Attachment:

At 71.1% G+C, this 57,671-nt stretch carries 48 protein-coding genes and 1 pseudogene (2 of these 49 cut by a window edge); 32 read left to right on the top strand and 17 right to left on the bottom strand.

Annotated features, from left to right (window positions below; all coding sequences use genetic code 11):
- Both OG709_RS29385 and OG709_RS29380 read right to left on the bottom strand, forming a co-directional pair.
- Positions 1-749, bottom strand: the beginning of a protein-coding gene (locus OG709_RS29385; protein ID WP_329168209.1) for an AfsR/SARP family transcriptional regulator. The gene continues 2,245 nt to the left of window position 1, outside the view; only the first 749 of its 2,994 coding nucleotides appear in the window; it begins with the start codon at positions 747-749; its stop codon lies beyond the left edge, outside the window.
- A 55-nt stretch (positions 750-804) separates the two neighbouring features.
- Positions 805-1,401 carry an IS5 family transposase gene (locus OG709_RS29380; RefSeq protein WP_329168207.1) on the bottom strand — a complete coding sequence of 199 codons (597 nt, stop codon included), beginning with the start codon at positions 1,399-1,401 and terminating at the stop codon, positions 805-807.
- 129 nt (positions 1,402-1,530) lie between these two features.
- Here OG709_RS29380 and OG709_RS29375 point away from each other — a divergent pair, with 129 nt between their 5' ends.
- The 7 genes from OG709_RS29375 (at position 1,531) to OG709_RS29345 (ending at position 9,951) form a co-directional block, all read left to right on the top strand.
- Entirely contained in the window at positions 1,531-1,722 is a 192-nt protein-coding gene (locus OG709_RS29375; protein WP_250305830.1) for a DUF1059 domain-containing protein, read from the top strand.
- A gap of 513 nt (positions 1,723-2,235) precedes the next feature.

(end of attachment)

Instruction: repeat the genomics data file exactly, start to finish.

At 71.1% G+C, this 57,671-nt stretch carries 48 protein-coding genes and 1 pseudogene (2 of these 49 cut by a window edge); 32 read left to right on the top strand and 17 right to left on the bottom strand.

Annotated features, from left to right (window positions below; all coding sequences use genetic code 11):
- Both OG709_RS29385 and OG709_RS29380 read right to left on the bottom strand, forming a co-directional pair.
- Positions 1-749, bottom strand: the beginning of a protein-coding gene (locus OG709_RS29385; protein ID WP_329168209.1) for an AfsR/SARP family transcriptional regulator. The gene continues 2,245 nt to the left of window position 1, outside the view; only the first 749 of its 2,994 coding nucleotides appear in the window; it begins with the start codon at positions 747-749; its stop codon lies beyond the left edge, outside the window.
- A 55-nt stretch (positions 750-804) separates the two neighbouring features.
- Positions 805-1,401 carry an IS5 family transposase gene (locus OG709_RS29380; RefSeq protein WP_329168207.1) on the bottom strand — a complete coding sequence of 199 codons (597 nt, stop codon included), beginning with the start codon at positions 1,399-1,401 and terminating at the stop codon, positions 805-807.
- 129 nt (positions 1,402-1,530) lie between these two features.
- Here OG709_RS29380 and OG709_RS29375 point away from each other — a divergent pair, with 129 nt between their 5' ends.
- The 7 genes from OG709_RS29375 (at position 1,531) to OG709_RS29345 (ending at position 9,951) form a co-directional block, all read left to right on the top strand.
- Entirely contained in the window at positions 1,531-1,722 is a 192-nt protein-coding gene (locus OG709_RS29375; protein WP_250305830.1) for a DUF1059 domain-containing protein, read from the top strand.
- A gap of 513 nt (positions 1,723-2,235) precedes the next feature.